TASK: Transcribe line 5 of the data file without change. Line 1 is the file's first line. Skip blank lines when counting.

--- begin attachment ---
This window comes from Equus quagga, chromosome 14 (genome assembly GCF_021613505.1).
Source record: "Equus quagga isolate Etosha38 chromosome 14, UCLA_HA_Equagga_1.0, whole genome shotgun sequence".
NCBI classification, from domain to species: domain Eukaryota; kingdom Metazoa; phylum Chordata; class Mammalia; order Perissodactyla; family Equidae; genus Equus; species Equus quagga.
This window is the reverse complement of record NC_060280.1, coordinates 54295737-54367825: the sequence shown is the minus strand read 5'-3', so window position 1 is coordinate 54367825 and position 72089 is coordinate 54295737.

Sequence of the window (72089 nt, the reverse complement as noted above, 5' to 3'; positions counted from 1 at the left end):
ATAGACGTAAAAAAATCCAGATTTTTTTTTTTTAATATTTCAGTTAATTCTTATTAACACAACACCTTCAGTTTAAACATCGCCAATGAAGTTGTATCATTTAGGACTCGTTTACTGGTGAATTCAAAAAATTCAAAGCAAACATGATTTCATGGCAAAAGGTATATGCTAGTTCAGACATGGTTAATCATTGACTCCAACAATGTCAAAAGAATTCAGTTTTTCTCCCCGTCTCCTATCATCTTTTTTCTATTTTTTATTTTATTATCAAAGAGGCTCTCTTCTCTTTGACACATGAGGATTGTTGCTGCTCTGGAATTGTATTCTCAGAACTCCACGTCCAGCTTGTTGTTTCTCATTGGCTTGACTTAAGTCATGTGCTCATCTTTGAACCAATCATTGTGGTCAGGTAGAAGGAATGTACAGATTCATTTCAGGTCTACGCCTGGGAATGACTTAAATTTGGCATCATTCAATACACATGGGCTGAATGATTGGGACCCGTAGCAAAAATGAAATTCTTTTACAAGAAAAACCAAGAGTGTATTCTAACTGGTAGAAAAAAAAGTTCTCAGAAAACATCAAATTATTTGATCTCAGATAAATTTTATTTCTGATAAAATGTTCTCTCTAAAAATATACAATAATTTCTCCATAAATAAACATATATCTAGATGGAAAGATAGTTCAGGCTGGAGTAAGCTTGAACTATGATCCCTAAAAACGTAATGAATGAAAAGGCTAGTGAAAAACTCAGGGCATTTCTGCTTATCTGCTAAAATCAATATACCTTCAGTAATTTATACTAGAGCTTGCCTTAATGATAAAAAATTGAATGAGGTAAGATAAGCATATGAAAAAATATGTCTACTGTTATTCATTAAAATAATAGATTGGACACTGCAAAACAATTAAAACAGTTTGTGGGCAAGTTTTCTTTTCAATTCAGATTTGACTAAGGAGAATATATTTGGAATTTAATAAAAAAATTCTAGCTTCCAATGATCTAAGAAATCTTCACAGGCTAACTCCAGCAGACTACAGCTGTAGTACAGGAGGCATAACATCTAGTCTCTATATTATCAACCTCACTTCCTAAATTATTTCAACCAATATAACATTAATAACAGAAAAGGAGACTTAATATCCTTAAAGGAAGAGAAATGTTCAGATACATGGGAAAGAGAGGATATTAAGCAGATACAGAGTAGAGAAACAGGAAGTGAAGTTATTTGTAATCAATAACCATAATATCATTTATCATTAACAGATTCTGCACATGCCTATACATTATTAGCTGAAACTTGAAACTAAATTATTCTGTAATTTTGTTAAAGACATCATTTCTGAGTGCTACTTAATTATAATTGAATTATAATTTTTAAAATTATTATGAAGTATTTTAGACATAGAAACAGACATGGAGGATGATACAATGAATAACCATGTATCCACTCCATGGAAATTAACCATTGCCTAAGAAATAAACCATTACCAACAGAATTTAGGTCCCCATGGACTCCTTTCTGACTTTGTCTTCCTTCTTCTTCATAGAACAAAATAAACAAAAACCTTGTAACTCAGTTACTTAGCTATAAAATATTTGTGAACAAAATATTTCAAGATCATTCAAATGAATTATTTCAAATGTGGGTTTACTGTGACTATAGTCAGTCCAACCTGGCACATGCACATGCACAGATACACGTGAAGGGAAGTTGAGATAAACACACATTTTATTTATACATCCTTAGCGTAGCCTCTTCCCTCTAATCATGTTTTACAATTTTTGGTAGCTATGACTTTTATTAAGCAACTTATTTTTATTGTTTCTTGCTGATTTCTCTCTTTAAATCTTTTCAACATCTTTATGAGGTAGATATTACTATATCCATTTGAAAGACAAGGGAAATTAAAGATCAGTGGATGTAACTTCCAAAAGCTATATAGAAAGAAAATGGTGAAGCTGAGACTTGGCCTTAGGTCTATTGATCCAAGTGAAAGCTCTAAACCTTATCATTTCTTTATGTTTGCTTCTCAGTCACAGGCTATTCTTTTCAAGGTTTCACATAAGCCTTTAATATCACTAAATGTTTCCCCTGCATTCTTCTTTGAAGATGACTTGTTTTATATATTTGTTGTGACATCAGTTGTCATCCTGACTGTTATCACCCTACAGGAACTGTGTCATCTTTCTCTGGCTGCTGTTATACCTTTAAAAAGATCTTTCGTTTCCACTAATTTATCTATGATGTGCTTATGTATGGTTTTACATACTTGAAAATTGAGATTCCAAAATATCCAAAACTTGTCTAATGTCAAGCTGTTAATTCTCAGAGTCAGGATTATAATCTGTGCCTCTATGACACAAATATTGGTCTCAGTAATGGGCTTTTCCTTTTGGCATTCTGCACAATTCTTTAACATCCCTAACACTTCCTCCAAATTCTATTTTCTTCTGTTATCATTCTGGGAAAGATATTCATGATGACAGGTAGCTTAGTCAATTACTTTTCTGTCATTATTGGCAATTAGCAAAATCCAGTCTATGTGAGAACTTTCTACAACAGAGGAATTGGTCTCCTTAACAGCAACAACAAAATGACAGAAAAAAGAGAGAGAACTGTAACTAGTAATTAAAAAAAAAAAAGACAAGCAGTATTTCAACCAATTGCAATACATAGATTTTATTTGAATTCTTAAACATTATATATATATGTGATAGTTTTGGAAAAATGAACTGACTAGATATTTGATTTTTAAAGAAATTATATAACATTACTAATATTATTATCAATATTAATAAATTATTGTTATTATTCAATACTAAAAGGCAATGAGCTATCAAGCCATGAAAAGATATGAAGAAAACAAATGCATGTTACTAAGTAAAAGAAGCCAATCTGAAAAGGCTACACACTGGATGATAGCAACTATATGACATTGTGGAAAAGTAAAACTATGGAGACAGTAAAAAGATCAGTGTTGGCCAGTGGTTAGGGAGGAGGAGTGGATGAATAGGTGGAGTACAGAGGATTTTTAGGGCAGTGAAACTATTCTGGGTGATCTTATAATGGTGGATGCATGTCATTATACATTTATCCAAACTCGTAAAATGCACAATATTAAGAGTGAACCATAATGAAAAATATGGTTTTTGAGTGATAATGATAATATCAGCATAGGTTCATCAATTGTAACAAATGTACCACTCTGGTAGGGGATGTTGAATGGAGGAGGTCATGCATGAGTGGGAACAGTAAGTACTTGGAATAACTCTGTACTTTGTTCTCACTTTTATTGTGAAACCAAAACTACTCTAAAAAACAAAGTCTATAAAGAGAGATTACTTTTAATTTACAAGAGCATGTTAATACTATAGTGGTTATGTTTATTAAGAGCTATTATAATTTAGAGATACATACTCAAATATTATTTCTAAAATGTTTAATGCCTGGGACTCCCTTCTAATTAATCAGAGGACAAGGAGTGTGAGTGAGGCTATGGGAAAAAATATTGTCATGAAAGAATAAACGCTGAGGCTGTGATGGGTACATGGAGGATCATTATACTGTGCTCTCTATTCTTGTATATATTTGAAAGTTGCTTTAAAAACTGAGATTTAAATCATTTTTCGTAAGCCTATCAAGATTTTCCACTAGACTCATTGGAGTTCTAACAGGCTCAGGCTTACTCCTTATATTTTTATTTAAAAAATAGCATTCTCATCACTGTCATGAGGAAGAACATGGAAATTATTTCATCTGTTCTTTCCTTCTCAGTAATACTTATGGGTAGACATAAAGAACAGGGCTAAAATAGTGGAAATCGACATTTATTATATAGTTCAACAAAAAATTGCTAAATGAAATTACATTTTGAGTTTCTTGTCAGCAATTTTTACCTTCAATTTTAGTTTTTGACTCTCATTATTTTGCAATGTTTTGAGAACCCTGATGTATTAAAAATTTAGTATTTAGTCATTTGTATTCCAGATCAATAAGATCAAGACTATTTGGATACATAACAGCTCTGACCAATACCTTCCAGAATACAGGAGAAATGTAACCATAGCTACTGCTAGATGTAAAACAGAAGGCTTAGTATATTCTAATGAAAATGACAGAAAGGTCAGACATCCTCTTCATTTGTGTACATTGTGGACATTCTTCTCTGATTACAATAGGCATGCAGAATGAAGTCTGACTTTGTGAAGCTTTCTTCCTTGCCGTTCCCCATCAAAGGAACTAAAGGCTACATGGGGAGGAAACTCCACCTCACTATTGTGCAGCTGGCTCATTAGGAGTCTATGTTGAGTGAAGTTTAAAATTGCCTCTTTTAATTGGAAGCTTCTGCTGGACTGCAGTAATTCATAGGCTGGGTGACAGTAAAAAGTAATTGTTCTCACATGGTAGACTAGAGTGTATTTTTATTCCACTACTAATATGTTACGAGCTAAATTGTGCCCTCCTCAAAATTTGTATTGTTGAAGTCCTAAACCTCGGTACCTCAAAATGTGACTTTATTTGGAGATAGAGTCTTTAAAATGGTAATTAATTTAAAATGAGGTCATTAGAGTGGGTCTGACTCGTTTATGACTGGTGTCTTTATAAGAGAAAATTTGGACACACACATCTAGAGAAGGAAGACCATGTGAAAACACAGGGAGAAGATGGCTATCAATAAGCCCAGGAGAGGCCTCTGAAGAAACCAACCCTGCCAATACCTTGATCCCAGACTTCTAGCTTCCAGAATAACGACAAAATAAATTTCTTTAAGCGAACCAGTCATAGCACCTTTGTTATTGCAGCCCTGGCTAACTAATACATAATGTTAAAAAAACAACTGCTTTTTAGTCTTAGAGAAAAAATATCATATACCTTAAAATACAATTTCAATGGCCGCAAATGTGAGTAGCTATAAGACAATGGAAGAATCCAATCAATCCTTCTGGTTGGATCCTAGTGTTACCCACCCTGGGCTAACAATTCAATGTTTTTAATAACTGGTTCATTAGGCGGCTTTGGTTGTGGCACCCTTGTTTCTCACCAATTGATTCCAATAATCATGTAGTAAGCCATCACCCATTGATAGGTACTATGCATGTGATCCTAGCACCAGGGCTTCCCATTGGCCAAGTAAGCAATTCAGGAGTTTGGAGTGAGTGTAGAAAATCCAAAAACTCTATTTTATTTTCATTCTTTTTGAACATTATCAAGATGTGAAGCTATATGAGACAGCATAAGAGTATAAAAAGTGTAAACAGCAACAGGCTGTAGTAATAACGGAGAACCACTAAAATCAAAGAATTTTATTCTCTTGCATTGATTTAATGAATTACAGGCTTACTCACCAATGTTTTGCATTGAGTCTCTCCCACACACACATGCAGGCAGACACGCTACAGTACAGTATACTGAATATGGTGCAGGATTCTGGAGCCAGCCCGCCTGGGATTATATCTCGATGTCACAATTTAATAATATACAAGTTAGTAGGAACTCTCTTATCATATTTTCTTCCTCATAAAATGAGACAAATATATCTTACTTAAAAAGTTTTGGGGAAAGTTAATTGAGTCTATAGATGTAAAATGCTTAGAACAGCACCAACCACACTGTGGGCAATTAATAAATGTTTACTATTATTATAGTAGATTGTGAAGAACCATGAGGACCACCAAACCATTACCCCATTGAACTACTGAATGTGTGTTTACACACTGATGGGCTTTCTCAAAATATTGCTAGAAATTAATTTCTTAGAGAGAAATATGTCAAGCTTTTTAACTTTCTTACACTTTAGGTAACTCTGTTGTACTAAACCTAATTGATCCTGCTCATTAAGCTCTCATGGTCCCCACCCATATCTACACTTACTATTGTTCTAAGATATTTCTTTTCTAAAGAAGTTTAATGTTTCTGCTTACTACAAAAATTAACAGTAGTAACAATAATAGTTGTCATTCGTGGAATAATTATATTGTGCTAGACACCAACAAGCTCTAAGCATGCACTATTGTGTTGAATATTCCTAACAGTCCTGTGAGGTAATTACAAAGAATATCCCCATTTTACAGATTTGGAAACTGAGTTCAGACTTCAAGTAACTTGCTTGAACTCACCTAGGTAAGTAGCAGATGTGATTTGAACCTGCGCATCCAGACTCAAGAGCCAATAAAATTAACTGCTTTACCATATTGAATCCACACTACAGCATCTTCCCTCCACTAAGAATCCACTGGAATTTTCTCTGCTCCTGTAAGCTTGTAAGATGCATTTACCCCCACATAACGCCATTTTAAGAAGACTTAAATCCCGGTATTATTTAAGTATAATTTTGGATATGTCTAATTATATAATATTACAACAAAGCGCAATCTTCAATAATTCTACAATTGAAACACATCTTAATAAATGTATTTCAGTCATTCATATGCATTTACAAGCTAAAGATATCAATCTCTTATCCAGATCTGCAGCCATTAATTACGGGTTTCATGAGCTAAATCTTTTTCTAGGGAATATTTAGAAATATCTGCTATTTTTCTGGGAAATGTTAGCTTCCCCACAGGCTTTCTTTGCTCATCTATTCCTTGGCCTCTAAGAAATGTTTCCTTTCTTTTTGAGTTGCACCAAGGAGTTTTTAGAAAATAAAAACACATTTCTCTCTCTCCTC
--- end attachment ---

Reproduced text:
Sequence of the window (72089 nt, the reverse complement as noted above, 5' to 3'; positions counted from 1 at the left end):